* Remove the "E" clip from the upper end of the comparatively fat in diameter upper choke linkage to lower choke linkage connecting rod. Disconnect the rod from the hole in the plastic arm. Notes for reassy.: This link rod is located vertically just behind the front mounting post for the bimetallic spring housing. Also note there is a short post on the back of the bimetallic housing right in-between the upper and lower linkages which forms a stop for the fast idle cam. The almost triangular shaped arm (smaller of the two) of the fast idle cam articulates on the front side of this post.

* Remove the "E" clip fastening the choke valve link rod (going up to the air horn) to the back-half of the "U" shaped upper linkage. You won't be able to remove the link rod immediately so, put the "E" clip some place safe temporarily.

* Unscrew the 3 screws which fasten the bimetallic housing to the three posts protruding from the carb. body and remove. For reassy.; note the small gasket between the lowest carb. mounting post and the bimetallic housing's leg.

* You may optionally disassemble the linkage in the bimetallic housing for cleaning. Mark the forked-arm's position on the shaft and remove the screw. Be careful not to loose the Teflon sleeve/seal when you remove the shaft from the housing. Note for reassy.: Remember to reinstall the Teflon sleeve/seal. Warning: Don't dunk the bimetallic spring housing in carb. cleaner unless you remove the shaft. The Teflon sleeve/seal will disappear completely if immersed in carb. cleaner.

* With a 1/4" nut driver, remove the two screws which fasten the choke pull-off diaphragm and bracket to the carb. body.

* 2150-2 only; undo the clip which retains the accl. pump linkage to the throttle shaft. This is on the driver's side throttle linkage. Note which one of the 4 holes the rod is installed in. The rod is normally installed in the #3 hole or the 3rd hole up from the bottom. Undo the clip by prying-up on the tab where it clips to the linkage rod.

Then Remove the rod by swinging it 90 or 270 degrees until the tab aligns with the slot. Note which of the two holes in the accl. pump actuator arm the rod is installed in. It was placed in the inside hole at the factory.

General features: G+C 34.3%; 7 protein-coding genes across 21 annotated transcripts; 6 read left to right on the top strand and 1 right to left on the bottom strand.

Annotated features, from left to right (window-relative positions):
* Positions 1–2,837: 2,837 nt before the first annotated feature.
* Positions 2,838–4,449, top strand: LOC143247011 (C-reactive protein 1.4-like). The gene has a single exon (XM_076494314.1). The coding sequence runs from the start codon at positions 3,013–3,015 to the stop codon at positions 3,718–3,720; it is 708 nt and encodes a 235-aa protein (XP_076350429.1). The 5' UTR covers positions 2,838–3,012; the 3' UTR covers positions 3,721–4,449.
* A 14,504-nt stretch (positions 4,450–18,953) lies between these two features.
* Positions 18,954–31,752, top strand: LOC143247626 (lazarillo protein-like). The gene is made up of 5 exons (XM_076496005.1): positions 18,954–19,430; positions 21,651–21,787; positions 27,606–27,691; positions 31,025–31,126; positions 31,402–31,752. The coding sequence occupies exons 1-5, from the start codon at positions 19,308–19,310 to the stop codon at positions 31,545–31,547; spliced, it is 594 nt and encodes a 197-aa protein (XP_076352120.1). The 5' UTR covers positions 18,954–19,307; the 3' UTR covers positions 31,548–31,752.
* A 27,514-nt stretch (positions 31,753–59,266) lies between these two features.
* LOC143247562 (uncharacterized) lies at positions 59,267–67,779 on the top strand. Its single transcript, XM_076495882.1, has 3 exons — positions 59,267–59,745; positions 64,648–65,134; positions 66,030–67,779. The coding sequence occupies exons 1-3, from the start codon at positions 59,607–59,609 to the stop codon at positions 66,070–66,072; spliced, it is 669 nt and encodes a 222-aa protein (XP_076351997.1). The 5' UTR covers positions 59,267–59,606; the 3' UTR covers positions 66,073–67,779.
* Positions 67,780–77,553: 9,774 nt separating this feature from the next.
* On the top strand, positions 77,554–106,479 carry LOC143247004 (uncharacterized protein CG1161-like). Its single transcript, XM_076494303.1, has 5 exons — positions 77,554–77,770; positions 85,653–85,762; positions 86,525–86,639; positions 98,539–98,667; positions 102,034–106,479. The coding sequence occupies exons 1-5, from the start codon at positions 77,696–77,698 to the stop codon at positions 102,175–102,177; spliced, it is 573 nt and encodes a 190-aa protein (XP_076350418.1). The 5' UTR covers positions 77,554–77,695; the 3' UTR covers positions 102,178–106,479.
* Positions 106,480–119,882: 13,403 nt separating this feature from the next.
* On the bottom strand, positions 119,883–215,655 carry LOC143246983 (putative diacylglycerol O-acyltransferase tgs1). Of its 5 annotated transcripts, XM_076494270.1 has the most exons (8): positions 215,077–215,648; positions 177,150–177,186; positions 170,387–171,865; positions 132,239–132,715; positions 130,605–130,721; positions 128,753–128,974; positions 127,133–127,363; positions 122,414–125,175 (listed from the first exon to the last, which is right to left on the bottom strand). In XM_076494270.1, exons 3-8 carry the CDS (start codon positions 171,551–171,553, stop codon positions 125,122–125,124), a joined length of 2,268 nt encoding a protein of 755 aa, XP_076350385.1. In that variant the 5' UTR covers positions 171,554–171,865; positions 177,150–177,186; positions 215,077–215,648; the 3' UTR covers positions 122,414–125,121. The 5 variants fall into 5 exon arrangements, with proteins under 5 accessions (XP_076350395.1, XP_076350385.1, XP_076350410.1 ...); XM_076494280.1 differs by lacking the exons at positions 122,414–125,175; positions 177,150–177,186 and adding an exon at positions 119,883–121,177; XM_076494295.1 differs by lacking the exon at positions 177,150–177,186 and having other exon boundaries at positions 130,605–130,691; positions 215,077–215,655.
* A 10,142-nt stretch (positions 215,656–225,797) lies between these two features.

* Unscrew the 4 screws which fasten the accelerator pump housing to the carb. body. Remove the accelerator pump diaphragm. If the outer housing is stuck, tap the cover lightly from above with a small punch. Don't try to pry the cover off with a screwdriver. Note the accl. pump diaphragm's cone shaped spring is positioned with the large diameter end towards the carb. body on all models. Also in the case of the 2150-2, note the two slightly longer screws fasten the mechanical float bowl linkage to the cover and the lower end of the bowl vent linkage rod passes in-between the the actuator lever and the carb. body.

* 2150-3 only; swing the accl. pump diaphragm cover with linkage rod attached up over the top of the carb. When the slot and the tab on the throttle linkage end of the rod align, disconnect the rod. The 2150-3 has only three holes in the actuating arm off the throttle shaft. They are numbered 2-4. The rod is usually installed in the #3 hole. Also, the 2150-3 accl. pump actuating lever at the pump diaphragm housing only contains one linkage hole.

There are a couple of other accl. pump configurations but, I've never encountered one in a 2150 for an AMC application. If your happen to encounter one of them, the specific parts and an exploded diagram are included in the rebuild kits.

* Remove the orange neoprene/nitrile plug between the accl. pump diaphragm housing and the float bowl (actually the accl. pump check valve).

* Unscrew the 4 screws which fasten the power valve housing to the bottom of the carb. body under the float bowl and remove. Using a 1" open-end wrench or equivalent adjustable wrench, unscrew the power valve. Note the gasket between the power valve and the carb. body as well as the gasket between the cover & the body. Note for reassy.: Don't over-tighten the power valve.

* Remove the 2 idle mixture adjustment screws by 1st turning each one in gently until they seat while counting the number turns. Note the number of turns and then remove them.

* Unscrew the 6 screws which retain the carb's top and remove the top. Watch-out for the rectangular plastic seal around the choke linkage rod.

Check-out the float assy. Note how the float damper spring is orientated on the pivot rod. The long straight end is up against the fuel bowl wall and the short "L" shaped end is under the float side of the hanger bracket. There is a metal clip which is seated in a groove on the needle valve seat (brass fitting screwed into the fuel inlet passage).

* Pry the clip out of the groove and remove complete float assy. Note the needle valve hangs from a tang on the bowl side (opposite the float itself) of the float's hanger bracket. Also note for reassy.: The float level should be set using the dry method (see Set-up below) before reinstalling the cover.